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TR: Of course, none of those shorter-term applications really fulfill the huge promise of nanotubes, do they? Such as acting as an electrical conductor in a biological environment?

SMALLEY: And what I was talking about before was only on the wet/dry interface. Then you get back to the dry side. There is a “lunatic fringe” of the nanotube world that we haven’t talked about yet. Over the next year there will be in my lab, and I suspect in many around the world, a big push to develop means of spinning continuous fibers-macroscopic fibers-of nanotubes with a high degree of orientation [the nanotubes would be aligned like uncooked spaghetti in a box]. I think that’s going to be successful, and it will be something special.

In one direction nanotubes are the strongest damn thing you’ll ever make in the universe and are excellent electrical conductors; in the other [perpendicular] direction, they’re floppy, and the electrical conductivity is quite poor. So, in materials where you want electrical conduction, you care about how well the nanotubes are aligned. I believe it is going to be possible to make continuous fibers of nanotubes in an efficient spinning process that will have the tubes all aligned. I wouldn’t call that the lunatic fringe; I think it’s going to happen. But now let’s talk about the really lunatic extreme. What if these spun fibers were, instead of a micrometer long, a kilometer long?

TR: In theory you could make nanotube fibers a kilometer long?

SMALLEY: In theory you can make them to Alpha Centauri. What would be the strength of a long fiber? You would have the strongest damn thing ever made in the universe. Can we ever make that? And what good would it be? If you could make it cheaply and a continuous length, you could make the longest suspension bridge you ever heard about, elevators in space. But “buckycables” would also be terrific conductors of electricity. It is the logical replacement for all power transmission cables in the world. That’s at the lunatic fringe, but I can say that because I’m an advocate of it.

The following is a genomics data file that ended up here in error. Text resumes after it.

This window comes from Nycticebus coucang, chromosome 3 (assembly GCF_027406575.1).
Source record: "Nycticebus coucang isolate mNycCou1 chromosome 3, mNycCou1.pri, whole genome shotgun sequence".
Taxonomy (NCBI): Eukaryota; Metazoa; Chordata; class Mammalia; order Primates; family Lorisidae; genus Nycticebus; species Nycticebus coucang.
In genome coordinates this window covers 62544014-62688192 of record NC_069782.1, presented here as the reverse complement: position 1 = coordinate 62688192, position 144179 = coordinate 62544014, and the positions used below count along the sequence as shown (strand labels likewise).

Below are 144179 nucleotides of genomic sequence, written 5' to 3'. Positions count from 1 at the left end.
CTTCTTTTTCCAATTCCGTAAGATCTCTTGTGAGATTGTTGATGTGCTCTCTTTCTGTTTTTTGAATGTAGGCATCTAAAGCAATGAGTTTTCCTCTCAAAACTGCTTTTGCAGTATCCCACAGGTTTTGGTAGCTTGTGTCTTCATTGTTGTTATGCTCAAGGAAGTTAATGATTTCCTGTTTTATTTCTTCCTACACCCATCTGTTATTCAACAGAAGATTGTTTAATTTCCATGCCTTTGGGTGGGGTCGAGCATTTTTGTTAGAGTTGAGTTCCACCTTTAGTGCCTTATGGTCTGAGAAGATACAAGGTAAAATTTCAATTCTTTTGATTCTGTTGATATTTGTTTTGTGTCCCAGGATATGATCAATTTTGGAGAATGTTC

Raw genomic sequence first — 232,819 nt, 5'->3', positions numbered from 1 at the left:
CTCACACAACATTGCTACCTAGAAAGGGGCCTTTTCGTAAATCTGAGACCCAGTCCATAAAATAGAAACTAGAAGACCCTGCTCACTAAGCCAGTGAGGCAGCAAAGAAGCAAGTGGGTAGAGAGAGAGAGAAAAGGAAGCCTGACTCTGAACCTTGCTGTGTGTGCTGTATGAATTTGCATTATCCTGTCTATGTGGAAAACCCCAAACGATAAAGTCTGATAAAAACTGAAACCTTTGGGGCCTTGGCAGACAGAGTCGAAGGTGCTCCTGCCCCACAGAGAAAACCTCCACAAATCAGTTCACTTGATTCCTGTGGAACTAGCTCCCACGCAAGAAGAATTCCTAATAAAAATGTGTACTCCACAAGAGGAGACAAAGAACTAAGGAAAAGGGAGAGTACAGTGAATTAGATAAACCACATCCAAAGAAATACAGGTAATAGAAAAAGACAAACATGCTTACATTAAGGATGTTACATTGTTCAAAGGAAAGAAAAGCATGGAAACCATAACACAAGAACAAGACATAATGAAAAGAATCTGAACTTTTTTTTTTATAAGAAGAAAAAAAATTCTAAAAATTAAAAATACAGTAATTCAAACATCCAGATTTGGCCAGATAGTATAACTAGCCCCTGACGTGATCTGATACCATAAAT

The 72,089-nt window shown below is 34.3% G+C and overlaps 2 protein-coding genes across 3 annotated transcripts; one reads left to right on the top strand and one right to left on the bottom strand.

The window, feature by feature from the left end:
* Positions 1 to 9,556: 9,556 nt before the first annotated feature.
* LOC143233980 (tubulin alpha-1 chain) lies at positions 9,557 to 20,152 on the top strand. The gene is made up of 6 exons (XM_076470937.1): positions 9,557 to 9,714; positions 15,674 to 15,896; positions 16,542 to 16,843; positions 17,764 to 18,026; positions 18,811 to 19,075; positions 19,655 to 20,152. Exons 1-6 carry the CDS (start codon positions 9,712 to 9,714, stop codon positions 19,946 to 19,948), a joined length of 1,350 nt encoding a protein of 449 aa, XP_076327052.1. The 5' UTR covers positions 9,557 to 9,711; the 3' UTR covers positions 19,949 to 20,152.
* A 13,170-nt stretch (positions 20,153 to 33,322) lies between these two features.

TR: As you know, there has been a growing effort to use organic molecules as tiny switches in nanoelectronic devices (see “Molecular Computing,” TR May/June 2000). What role do you expect that nanotubes will play in molecular electronics?

SMALLEY: In the long term, it seems they must figure in-because they’re nano and they conduct electricity. Whether or not they’ll figure into nanoelectronic gadgetry in the next decade, I don’t think anyone is smart enough to know. In fact, no one is smart enough to know if there will be any nanoelectronic gadgetry in the next decade. But most people agree that if you had to pick the electrical conductor in nanoelectronics it will eventually be a nanotube. We’ll just have to stay tuned to see how quickly that happens.

TR: For now, even something as simple as putting a nanotube where you want it is still a challenge, isn’t it?

SMALLEY: We are really children, not even children, babies, in understanding how nanotubes work.

TR: Still, I was thinking how quickly the field of nanotech has moved. When I interviewed you a few years ago, we talked a lot about the hype surrounding nanotechnology. Now, with more and more serious scientists getting involved, it seems to have moved beyond that.

SMALLEY: That was the key factor, serious scientists getting involved that are far removed from “nanobots” [nanoscale robots figure in many speculative visions of nanotech]. We haven’t quite completed the task of “de-nanobotting” the field. But the main point is that nanotechnology is so important that we don’t want it to be associated with just nanobots. Whether or not they can ever happen is another issue, but there’s a so much broader reality to nanotechnology-and in ways a much more interesting one.

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